Bahrain heads to the polls amidst ban on opposition candidates
Bahrain heads to the polls on Saturday with a record number of people standing in the elections despite a ban on opposition candidates running in the Gulf state's parliamentary and municipal elections.
More than 330 candidates, including 73 women, are competing to join the 40-seat council of representatives, the lower house of parliament that advises King Hamad bin Isa Al Khalifa.
Images posted online showed Bahrainis waiting in line at polling stations across the country waiting to vote.
The elections come more than a decade after a 2011 crackdown on protesters demanding political reforms.
But the country has barred its two main opposition groups, the Shia Al-Wefaq and secular Waad parties, from fielding candidates. The parties were dissolved in 2016 and 2017.
"This election will not introduce any change," said Ali Abdulemam, a UK-based Bahraini human rights activist.
"Without the opposition we will not have a healthy country," he told AFP.
The Bahrain Institute for Rights and Democracy (Bird) rights group dubbed the election a "sham" that was "devoid of legitimacy and serves the purpose of maintaining the status quo".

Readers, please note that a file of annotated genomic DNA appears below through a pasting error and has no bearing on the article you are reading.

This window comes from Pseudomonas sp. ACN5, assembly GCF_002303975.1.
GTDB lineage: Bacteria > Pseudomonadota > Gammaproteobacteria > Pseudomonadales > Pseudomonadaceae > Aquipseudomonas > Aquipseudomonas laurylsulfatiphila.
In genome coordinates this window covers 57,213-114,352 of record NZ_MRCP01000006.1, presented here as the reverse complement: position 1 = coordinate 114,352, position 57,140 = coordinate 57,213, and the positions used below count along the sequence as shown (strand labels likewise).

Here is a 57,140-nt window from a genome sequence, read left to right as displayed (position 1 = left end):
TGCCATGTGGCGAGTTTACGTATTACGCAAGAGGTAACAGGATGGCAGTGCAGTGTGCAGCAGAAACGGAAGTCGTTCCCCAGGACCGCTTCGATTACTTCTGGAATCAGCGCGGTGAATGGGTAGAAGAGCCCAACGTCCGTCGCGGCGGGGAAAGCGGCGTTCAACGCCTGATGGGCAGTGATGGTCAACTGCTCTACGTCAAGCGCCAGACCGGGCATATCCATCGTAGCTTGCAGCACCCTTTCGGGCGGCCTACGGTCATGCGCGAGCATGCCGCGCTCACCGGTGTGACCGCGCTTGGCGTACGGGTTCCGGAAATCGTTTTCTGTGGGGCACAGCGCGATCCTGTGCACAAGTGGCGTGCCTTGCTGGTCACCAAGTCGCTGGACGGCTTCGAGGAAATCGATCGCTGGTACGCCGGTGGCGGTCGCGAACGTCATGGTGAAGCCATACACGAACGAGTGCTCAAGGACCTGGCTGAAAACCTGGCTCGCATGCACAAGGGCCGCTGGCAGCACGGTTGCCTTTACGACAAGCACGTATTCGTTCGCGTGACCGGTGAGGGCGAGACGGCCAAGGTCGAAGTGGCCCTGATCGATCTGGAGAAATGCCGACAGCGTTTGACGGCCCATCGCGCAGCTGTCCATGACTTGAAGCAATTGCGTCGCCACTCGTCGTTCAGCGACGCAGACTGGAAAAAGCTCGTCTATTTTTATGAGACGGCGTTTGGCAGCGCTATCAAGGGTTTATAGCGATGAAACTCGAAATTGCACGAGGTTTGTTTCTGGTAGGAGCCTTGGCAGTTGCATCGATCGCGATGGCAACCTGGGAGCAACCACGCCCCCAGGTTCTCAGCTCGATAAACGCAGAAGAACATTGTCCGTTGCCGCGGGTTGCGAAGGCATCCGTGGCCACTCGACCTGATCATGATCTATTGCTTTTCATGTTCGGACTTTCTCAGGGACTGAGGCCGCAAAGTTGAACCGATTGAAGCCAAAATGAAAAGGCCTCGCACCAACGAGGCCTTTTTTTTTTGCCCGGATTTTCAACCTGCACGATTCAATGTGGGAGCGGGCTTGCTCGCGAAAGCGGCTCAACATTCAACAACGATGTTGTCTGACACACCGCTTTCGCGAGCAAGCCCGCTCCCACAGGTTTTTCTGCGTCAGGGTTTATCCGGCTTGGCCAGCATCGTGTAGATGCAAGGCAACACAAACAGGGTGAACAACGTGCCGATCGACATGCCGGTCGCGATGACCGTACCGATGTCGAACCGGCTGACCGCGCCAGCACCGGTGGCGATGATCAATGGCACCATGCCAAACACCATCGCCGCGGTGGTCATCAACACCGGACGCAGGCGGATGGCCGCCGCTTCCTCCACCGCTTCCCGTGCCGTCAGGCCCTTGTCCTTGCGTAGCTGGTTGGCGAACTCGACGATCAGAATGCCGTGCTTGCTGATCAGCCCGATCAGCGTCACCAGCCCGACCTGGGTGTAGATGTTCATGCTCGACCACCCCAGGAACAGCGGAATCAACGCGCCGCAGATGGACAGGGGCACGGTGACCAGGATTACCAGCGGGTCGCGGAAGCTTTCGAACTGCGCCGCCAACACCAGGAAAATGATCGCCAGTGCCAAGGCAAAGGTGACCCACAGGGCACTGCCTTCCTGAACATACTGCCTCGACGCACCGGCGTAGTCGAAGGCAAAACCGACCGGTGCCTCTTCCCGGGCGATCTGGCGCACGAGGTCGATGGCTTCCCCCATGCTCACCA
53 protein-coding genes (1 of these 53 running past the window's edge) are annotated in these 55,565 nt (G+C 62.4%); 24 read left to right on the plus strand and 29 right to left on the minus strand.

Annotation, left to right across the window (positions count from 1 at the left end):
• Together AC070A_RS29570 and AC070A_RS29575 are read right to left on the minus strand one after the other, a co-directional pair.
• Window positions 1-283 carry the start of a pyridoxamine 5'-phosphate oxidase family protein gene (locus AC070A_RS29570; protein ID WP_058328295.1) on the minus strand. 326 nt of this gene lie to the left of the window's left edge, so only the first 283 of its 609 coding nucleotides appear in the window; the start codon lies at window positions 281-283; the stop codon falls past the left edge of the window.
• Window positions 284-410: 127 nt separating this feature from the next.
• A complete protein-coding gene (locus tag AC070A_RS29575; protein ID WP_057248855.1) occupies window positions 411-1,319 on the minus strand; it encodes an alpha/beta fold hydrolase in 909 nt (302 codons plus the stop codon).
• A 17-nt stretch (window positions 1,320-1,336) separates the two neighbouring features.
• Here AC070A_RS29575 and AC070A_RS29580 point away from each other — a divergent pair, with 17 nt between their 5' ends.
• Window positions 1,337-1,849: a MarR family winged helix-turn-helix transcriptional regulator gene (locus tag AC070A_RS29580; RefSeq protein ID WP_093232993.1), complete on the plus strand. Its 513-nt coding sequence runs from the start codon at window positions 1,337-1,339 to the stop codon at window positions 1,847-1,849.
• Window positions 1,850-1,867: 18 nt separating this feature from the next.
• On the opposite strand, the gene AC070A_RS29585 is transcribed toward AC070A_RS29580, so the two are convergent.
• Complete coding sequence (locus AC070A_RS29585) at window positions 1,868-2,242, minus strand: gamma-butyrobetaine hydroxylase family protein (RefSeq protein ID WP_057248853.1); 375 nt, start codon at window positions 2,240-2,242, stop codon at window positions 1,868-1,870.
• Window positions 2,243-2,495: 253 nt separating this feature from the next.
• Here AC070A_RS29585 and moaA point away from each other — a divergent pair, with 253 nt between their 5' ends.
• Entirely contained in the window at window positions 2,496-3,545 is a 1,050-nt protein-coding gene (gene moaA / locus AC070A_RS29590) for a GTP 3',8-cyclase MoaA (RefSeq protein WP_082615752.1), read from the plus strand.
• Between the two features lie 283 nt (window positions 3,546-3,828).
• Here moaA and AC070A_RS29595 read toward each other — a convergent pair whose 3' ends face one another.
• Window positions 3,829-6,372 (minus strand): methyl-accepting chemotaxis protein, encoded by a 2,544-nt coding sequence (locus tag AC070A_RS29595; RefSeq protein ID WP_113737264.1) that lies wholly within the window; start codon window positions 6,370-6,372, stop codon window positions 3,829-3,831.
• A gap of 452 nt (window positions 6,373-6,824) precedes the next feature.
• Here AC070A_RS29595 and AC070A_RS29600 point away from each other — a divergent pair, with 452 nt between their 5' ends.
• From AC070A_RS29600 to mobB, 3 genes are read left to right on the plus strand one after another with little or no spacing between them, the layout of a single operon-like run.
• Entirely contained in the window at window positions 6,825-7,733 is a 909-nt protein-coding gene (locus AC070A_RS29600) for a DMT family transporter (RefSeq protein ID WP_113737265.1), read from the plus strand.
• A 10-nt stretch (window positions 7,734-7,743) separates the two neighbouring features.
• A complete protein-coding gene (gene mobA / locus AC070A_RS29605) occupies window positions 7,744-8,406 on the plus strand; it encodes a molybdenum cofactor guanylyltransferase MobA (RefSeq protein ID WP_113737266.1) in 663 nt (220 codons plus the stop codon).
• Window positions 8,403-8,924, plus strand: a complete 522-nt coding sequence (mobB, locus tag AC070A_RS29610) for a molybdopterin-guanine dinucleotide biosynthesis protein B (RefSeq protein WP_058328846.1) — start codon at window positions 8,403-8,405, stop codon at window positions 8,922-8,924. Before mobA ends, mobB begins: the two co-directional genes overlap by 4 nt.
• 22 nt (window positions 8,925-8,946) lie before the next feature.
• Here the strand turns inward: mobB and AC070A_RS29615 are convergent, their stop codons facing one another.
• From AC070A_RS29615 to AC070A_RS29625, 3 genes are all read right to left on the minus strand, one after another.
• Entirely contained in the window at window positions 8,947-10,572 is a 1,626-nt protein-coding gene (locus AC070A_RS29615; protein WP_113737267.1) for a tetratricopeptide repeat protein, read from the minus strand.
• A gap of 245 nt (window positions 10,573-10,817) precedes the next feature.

"A cycle of repressive laws passed over 20 years, alongside threats of imprisonment to those who publicly call for a boycott, place this year's election as the worst since the parliamentary processes resumed in 2002," said Sayed Ahmed, the director at Bird.
"Dismantling and excluding opposition voices by forbidding them from running, imprisoning them and forcing them into exile makes a mockery of democratic principles. These are nothing more than pseudo-elections."
Amnesty International said this week that elections would be held in an "environment of political repression".
A government spokesperson pushed back against that criticism on Saturday, saying in a statement that Bahrain was a "vibrant democracy".
"The exercise of political rights in Bahrain is protected by the constitution, barring cases where nomination requirements are not met. This is standard practice in all democratic countries," the spokesperson said.
"Requirements include not having a criminal record or not belonging to a society dissolved due to their court-proven involvement in acts of violence in contravention of legitimate political activity."
The spokesperson added: "The right to vote too is also a constitutional right, but not an obligation. No one is penalised for choosing not to vote."
Late on Friday, hackers targeted the official election website and websites for parliament and the state news agency. The websites were restored on Saturday afternoon.
The interior ministry said on Twitter that the sites were "targeted to hinder the elections and circulate negative messages in desperate attempts" to discourage voting.
The identity of the hackers was not immediately clear.